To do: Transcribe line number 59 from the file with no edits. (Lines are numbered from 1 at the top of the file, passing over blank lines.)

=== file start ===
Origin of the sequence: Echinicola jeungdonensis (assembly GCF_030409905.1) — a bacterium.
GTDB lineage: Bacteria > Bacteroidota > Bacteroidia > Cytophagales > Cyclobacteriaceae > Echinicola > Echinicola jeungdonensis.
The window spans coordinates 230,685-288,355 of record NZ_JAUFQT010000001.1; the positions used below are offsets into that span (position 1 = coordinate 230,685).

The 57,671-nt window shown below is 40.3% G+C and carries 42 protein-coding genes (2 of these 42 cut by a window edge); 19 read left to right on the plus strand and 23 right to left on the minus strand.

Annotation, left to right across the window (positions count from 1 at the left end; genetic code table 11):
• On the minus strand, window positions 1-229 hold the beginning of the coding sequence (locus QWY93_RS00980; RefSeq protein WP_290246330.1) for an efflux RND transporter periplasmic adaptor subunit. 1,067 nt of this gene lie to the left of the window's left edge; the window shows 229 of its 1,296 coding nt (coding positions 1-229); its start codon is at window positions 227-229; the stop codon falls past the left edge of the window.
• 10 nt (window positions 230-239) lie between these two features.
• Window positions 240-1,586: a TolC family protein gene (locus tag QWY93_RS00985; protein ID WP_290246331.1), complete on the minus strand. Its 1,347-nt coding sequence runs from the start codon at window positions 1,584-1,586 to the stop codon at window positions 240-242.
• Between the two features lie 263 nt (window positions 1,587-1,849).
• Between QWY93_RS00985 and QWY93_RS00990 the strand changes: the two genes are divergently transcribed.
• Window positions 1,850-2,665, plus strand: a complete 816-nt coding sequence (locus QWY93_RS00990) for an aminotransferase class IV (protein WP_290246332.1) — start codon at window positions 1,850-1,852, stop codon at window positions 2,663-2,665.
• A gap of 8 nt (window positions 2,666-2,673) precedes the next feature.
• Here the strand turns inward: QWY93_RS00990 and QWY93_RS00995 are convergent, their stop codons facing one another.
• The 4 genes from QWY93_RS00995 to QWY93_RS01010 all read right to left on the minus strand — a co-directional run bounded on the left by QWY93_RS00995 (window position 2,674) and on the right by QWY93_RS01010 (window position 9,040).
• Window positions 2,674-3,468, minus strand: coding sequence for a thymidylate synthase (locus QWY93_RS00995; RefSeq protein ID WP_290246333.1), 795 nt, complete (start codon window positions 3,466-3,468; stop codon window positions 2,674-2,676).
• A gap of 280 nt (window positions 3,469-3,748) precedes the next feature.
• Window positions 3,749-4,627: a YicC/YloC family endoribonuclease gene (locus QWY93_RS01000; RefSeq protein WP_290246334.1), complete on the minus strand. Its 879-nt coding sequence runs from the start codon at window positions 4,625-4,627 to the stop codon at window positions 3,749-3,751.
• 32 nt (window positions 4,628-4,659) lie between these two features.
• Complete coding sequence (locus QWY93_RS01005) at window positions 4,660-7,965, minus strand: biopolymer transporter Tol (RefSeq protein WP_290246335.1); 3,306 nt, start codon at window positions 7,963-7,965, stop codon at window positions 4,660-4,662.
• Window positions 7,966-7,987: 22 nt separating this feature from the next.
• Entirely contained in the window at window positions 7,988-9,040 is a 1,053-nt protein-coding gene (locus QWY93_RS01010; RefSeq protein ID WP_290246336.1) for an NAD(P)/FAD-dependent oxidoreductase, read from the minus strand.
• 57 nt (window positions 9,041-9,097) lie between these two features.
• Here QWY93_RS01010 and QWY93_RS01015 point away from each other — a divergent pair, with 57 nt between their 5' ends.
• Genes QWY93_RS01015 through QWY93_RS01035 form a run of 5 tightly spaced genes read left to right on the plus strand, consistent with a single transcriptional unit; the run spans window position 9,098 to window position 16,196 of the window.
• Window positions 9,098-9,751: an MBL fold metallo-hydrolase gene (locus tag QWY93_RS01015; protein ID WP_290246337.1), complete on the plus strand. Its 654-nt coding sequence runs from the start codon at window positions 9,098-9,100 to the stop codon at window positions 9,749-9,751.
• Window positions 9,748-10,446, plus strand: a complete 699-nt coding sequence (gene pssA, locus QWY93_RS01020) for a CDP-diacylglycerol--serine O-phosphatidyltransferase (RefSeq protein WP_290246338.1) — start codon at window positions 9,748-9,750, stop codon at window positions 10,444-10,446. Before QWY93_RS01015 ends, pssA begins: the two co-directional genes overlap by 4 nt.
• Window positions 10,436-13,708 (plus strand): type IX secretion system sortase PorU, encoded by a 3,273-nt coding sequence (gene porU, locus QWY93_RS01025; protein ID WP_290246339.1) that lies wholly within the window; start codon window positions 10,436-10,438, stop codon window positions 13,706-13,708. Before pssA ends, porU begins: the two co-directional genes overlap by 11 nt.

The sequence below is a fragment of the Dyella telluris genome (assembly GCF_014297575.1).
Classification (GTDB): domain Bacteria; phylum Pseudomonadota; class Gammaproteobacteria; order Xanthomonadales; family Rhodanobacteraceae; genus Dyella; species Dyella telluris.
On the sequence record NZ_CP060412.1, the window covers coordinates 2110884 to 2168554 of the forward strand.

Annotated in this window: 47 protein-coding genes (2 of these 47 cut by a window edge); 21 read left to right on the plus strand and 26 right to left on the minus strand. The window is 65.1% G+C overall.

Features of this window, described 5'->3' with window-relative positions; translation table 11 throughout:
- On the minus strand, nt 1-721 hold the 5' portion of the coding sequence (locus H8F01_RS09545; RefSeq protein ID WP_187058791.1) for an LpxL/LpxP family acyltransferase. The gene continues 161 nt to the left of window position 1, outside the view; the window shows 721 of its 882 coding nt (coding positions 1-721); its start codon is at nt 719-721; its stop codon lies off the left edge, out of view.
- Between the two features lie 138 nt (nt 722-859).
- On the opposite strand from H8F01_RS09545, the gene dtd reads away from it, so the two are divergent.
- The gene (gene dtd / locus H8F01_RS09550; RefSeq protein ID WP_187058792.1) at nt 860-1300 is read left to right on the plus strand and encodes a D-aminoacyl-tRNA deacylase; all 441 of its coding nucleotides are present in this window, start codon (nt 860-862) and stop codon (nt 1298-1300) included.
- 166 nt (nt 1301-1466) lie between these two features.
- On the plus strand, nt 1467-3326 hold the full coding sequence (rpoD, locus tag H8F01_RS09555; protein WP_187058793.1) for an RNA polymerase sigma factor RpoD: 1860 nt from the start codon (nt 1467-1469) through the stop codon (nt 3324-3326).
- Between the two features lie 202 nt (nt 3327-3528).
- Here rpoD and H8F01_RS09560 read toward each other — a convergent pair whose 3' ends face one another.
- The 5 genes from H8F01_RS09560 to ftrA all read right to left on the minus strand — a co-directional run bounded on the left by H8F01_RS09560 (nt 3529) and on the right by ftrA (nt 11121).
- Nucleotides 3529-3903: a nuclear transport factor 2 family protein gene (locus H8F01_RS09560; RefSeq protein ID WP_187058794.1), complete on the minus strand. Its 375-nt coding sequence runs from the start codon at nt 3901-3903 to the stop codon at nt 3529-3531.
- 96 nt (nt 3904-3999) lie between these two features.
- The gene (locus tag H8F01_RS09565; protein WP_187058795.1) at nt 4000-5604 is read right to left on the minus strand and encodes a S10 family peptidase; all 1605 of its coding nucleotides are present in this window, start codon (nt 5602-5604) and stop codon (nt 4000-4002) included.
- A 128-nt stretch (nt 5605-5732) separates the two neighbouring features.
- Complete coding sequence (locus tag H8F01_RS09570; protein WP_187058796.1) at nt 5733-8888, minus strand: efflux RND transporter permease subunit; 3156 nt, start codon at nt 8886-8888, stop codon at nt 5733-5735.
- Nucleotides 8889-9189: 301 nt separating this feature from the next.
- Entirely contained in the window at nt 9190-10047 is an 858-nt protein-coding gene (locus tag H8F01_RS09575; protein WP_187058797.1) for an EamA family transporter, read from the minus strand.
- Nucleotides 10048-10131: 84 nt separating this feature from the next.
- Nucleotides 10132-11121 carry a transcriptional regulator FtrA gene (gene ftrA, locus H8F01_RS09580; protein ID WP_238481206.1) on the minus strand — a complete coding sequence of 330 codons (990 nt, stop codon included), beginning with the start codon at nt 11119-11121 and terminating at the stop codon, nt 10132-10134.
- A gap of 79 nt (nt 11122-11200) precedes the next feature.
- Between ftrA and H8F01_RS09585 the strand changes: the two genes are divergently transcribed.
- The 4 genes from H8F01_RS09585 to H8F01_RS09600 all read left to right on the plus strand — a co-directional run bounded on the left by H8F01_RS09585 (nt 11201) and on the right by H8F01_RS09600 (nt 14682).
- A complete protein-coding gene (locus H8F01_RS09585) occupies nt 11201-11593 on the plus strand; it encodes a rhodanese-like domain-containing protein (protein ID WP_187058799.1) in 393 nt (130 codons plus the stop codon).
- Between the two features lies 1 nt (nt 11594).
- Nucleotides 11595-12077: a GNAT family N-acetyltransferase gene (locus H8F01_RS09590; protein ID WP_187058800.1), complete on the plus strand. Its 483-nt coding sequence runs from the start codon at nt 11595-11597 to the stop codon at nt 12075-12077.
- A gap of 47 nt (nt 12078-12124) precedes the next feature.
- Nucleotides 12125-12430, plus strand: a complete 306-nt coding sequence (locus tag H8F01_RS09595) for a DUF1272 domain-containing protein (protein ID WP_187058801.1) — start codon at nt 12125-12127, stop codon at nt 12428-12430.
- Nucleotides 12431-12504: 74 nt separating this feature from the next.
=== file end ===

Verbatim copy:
- Nucleotides 12431-12504: 74 nt separating this feature from the next.